Analysis of the FSB, BIS, IOSCO, OECD, and other international standard setting bodies’ reaction to Libra (Diem)
Naoko Ueda
Art der Arbeit
Universität Wien
Postgraduate Center
Studiumsbezeichnung bzw. Universitätlehrgang (ULG)
Universitätslehrgang Europäisches u. Intern. Wirtschaftsrecht (LL.M.) [Berufsbegleitend]
Siegfried Fina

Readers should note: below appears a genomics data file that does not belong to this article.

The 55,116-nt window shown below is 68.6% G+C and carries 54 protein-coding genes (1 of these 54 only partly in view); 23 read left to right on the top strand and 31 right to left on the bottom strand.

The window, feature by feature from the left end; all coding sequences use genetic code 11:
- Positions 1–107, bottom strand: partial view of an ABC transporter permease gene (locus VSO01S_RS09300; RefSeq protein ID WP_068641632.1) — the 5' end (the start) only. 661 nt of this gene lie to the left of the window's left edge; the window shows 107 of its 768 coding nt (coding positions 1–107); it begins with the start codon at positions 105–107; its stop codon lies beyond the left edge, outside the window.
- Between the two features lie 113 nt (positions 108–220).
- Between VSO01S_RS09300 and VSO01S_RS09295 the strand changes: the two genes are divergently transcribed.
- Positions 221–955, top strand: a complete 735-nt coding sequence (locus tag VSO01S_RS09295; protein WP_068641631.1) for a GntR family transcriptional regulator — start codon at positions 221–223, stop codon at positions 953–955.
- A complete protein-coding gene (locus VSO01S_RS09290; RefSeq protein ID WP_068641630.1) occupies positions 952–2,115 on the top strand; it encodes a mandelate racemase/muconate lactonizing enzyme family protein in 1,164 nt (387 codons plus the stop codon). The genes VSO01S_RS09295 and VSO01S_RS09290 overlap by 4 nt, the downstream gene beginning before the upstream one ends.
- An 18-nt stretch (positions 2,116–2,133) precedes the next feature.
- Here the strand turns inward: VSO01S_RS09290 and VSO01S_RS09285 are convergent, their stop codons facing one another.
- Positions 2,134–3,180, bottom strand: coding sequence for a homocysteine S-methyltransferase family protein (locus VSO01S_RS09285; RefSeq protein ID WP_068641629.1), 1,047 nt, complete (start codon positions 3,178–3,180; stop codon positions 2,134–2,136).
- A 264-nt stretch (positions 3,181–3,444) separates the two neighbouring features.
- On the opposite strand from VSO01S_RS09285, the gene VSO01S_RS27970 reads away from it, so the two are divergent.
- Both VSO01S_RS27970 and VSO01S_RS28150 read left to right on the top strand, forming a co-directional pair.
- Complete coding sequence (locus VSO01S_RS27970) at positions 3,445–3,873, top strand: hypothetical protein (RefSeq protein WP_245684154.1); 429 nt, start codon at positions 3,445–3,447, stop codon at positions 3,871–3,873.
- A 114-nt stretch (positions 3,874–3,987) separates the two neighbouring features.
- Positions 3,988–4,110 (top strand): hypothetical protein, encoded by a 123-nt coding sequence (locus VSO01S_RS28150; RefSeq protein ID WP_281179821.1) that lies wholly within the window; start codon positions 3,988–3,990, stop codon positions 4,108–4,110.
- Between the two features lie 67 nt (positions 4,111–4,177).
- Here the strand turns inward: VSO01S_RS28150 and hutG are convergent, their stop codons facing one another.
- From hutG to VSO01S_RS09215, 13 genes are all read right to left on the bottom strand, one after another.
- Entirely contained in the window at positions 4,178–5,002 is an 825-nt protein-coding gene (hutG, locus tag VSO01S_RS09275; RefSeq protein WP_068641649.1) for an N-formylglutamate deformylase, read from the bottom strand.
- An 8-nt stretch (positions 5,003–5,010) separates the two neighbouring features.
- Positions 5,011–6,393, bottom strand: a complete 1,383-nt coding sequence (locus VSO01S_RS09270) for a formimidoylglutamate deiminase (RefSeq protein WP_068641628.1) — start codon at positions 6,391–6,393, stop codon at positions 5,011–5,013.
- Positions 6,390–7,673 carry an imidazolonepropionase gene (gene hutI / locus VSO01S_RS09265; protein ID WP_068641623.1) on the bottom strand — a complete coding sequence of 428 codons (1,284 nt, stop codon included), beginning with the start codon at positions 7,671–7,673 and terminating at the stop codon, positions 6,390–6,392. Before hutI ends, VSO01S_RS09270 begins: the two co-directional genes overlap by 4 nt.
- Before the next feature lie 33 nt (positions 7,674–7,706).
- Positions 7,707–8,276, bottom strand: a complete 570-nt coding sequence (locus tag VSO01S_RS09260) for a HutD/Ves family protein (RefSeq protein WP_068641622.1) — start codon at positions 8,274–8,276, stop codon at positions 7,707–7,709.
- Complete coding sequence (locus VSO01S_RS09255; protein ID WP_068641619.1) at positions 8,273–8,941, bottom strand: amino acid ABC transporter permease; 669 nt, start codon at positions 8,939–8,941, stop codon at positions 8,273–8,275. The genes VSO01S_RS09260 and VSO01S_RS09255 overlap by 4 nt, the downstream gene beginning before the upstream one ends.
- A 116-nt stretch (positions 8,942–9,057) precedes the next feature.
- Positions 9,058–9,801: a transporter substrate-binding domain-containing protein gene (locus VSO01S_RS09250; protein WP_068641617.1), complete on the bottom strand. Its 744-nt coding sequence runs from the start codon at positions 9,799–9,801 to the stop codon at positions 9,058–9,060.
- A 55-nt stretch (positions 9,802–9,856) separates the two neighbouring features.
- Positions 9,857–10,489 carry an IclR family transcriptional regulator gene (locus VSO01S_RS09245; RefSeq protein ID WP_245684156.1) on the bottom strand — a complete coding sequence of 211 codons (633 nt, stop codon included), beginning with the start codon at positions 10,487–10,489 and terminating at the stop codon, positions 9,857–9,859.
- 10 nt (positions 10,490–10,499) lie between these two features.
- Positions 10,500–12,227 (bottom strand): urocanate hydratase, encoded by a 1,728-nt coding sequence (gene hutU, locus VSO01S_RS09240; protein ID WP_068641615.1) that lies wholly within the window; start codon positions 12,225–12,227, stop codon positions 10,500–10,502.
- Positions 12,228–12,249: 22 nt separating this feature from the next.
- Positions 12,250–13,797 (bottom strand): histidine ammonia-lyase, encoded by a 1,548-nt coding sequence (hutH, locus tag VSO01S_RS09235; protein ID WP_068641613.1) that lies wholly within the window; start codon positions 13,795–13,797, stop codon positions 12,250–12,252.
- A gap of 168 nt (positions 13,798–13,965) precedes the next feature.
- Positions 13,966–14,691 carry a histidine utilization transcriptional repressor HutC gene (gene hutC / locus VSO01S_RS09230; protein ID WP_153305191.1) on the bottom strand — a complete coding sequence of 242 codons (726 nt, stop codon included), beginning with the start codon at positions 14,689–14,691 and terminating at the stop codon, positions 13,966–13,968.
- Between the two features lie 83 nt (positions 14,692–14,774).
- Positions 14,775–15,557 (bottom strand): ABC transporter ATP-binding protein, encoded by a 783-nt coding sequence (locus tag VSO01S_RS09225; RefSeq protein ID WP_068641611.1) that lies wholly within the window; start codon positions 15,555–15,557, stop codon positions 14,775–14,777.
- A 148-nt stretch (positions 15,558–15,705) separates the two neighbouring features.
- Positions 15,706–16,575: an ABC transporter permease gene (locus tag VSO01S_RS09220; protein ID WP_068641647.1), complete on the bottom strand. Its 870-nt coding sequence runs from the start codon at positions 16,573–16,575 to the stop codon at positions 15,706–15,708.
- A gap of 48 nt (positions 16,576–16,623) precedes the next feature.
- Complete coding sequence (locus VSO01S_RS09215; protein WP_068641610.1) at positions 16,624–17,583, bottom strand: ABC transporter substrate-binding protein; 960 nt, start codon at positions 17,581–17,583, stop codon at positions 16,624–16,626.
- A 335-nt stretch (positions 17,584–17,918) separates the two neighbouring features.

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Diese Master Thesis präsentiert eine Analyse der Positionen jedes der globalen finanzpolitischen Entscheidungsgremien gegenüber dem globalen Stablecoin-Projekt, dem Libra (Diem)-Projekt. Ziel dieser Studie ist es, die Bedeutung des demokratischen Diskurses für die Gestaltung einer neuen Gesellschaftsordnung zu verstehen. Am Beispiel der Position der Finanzaufsichtsbehörden zu diesem Vorhaben werden die Gründe für die Reaktion der Regulierungsgemeinschaft auf ein neues Instrument untersucht, das das derzeitige System ersetzen könnte. Diese argumentiert, dass die Reaktion der Weltgemeinschaft auf dieses Projekt ausgesprochen streng war und das Projekt effektiv gestoppt hat. Durch die Analyse der Begründungen für ihre Haltung kommt diese Arbeit zum Schluss, dass die Hauptsorge der Regulierungsgemeinschaft das Potenzial der globalen Stablecoins war, die gesellschaftsverändernde, systemersetzende und paradigmenwechselnde neue universelle Norm zu werden. Diese Initiative könnte ein neues Währungssystem schaffen, das das Potenzial hat, außerhalb des globalen Währungs- und Finanzsystems zu existieren. Diese Arbeit kommt zum Schluss, dass sie den Übergang von der passiven Haltung der Regierungen hin zu Initiativen großer Technologieunternehmen markiert.